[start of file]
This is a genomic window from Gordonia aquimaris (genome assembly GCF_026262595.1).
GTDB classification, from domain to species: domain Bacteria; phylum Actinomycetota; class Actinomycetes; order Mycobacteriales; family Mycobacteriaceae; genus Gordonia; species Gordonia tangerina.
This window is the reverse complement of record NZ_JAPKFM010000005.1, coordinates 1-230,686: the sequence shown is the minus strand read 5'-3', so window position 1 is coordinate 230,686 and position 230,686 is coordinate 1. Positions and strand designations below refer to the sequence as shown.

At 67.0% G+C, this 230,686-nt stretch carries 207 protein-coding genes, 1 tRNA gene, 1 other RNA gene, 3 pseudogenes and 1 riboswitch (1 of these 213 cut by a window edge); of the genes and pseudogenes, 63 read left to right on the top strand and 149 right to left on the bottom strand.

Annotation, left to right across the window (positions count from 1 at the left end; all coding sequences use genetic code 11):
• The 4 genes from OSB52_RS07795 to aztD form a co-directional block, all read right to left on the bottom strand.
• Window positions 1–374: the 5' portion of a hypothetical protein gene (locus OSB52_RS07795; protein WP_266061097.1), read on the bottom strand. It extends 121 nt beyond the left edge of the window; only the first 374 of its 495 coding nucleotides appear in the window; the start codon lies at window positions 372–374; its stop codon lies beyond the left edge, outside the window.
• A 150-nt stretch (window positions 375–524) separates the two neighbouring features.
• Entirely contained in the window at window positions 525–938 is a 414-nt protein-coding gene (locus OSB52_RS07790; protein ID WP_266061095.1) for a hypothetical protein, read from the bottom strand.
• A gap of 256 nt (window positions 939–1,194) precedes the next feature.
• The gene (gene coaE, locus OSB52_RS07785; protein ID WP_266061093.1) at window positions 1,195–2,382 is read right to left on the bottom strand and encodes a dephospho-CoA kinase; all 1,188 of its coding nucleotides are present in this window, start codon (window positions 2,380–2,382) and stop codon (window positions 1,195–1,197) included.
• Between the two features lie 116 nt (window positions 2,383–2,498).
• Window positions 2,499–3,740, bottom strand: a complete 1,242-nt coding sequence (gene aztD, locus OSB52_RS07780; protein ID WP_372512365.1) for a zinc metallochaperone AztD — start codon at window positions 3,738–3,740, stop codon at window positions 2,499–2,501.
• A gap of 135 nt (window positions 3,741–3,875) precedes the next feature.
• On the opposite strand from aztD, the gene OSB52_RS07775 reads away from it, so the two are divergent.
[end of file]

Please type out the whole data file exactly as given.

This is a genomic window from Gordonia aquimaris (genome assembly GCF_026262595.1).
GTDB classification, from domain to species: domain Bacteria; phylum Actinomycetota; class Actinomycetes; order Mycobacteriales; family Mycobacteriaceae; genus Gordonia; species Gordonia tangerina.
This window is the reverse complement of record NZ_JAPKFM010000005.1, coordinates 1-230,686: the sequence shown is the minus strand read 5'-3', so window position 1 is coordinate 230,686 and position 230,686 is coordinate 1. Positions and strand designations below refer to the sequence as shown.

At 67.0% G+C, this 230,686-nt stretch carries 207 protein-coding genes, 1 tRNA gene, 1 other RNA gene, 3 pseudogenes and 1 riboswitch (1 of these 213 cut by a window edge); of the genes and pseudogenes, 63 read left to right on the top strand and 149 right to left on the bottom strand.

Annotation, left to right across the window (positions count from 1 at the left end; all coding sequences use genetic code 11):
• The 4 genes from OSB52_RS07795 to aztD form a co-directional block, all read right to left on the bottom strand.
• Window positions 1–374: the 5' portion of a hypothetical protein gene (locus OSB52_RS07795; protein WP_266061097.1), read on the bottom strand. It extends 121 nt beyond the left edge of the window; only the first 374 of its 495 coding nucleotides appear in the window; the start codon lies at window positions 372–374; its stop codon lies beyond the left edge, outside the window.
• A 150-nt stretch (window positions 375–524) separates the two neighbouring features.
• Entirely contained in the window at window positions 525–938 is a 414-nt protein-coding gene (locus OSB52_RS07790; protein ID WP_266061095.1) for a hypothetical protein, read from the bottom strand.
• A gap of 256 nt (window positions 939–1,194) precedes the next feature.
• The gene (gene coaE, locus OSB52_RS07785; protein ID WP_266061093.1) at window positions 1,195–2,382 is read right to left on the bottom strand and encodes a dephospho-CoA kinase; all 1,188 of its coding nucleotides are present in this window, start codon (window positions 2,380–2,382) and stop codon (window positions 1,195–1,197) included.
• Between the two features lie 116 nt (window positions 2,383–2,498).
• Window positions 2,499–3,740, bottom strand: a complete 1,242-nt coding sequence (gene aztD, locus OSB52_RS07780; protein ID WP_372512365.1) for a zinc metallochaperone AztD — start codon at window positions 3,738–3,740, stop codon at window positions 2,499–2,501.
• A gap of 135 nt (window positions 3,741–3,875) precedes the next feature.
• On the opposite strand from aztD, the gene OSB52_RS07775 reads away from it, so the two are divergent.